This was our third and final visit. These soldiers have been attached to our division and belong to the Idaho National Guard. (The patch they wear has a snake and a river, Idaho's Snake River being their symbol of choice.) As you might have guessed, they have a very high concentration of Latter-day Saint soldiers (some estimate there are over 1000), and I am the only Latter-day Saint chaplain in the division. Of course, the LDS soldiers don't need me in the same way other chaplains are needed by their dominations and traditions--as a complete lay ministry, LDS service members conduct their own services under the supervision of their unit chaplains. Before deploying, a few LDS soldiers were interviewed and set-apart (selected and blessed) to serve in such a leadership capacity. (The picture here is of us flying over the Tigris River, which flows throughout our area of operations.) My purposes for visiting these soldiers up north include:
- ensuring LDS Group Leaders work closely with their unit chaplains
- counseling with LDS soldiers with exceptional challenges
- teaching and speaking words of encouragement to LDS soldiers
- meeting with their unit commanders and unit chaplains to ensure continued success
During our visits we have been greeted with overwhelming kindness, which increased with each visit. More than once I have thought that my feelings might be somewhat similar to the Apostle Paul's during his journeys. These soldiers are returning home soon, and although they will have missed the deer hunt--they are still looking forward to seeing their families.
A few of these soldiers were called home from their two-year, full-time, church missions to fulfill Individual Ready Reserve commitments and deploy to Iraq with their units, so they are anxious to redeploy to the states and to pick up their church missions where they left off. For others redeploying, there is the burden of finding new jobs to support their families. And then there are the few who have already returned home to recover from their injuries and wounds--and, of course, those who won't be joining them at all. Our brothers up north were planning memorial ceremonies for two soldiers they lost in the past week. These soldiers and their families' patriotic contributions inspire those of us who have the blessings of relative stability that active duty service provides; I am a better soldier for having been with them.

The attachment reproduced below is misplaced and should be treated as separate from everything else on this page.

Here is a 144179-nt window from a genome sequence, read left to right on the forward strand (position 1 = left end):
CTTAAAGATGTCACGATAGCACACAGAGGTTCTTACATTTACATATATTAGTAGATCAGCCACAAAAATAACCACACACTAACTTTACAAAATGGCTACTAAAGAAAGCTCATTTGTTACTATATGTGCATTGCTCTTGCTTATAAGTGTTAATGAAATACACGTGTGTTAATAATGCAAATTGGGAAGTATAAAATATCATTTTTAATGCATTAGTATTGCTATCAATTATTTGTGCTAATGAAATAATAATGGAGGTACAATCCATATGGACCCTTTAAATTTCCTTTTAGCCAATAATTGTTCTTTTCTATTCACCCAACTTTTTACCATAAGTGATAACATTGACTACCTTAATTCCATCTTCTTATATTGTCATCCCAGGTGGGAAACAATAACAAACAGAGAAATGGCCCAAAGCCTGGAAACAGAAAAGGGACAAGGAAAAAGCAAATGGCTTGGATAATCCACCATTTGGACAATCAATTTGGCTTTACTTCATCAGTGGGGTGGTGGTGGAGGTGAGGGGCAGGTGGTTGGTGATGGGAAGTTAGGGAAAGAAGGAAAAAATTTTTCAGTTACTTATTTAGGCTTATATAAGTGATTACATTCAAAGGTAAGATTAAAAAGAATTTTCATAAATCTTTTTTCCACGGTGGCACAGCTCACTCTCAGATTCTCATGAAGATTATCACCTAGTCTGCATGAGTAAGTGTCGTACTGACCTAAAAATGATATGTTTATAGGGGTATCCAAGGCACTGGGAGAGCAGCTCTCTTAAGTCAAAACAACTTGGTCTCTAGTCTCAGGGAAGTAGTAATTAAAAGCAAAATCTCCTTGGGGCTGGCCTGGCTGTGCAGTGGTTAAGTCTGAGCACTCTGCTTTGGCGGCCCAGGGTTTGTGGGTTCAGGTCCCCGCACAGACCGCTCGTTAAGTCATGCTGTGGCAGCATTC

During our five-day-trips up north to the Kirkuk area, Sundays are unusually challenging. Speaking in three sacrament meetings (Sunday services) and at a fireside (evening devotional), and fitting in counseling sessions between is exhausting--albeit richly rewarding! Although these units' chaplains are not LDS, they have developed a high regard for and brotherhood with their LDS soldiers. I was especially impressed with the brigade chaplain, Chaplain John Worster: a Catholic priest who has developed and maintained meaningful relationships with LDS leaders back in Idaho. During each of my visits I have attended the mass he conducts, and he once invited me to offer the readings from scripture--a real honor. Also, SGTs Farmer and Woodin are chaplain assistants who are LDS (but again, their chaplains are not), and they have been especially effective in helping us make the most of our time with them.
These soldiers' experience is a bit different than ours. They work with the Kurds (and we with the Sunna or Sunni), who have a reputation for being more persistent. More of the oil that comes out of Iraq comes from their part of the country, so, generally, they are more wealthy (or less poor, as the case tends to be). Generally speaking, although always dangerous, combat up north is not as constant or as high profile as what we experience in the Tikrit, Samara, and Baji areas where we are.
These soldiers have been more casual--although still professional--in executing their missions. Many of these men carry themselves as if they were raised on a ranch or farm. I have seen many vehicles with Idaho or Utah state license plates wired to the frint of their vehicles. They have known one another for many years--some since kindergarten. It seems to be 10 degrees cooler; there are more trees, and it is greener and more pleasant. In fact, many of these soldiers have commented how much Kirkuk can remind them of being back home in Idaho, Utah or Wyoming--without the mountains, of course.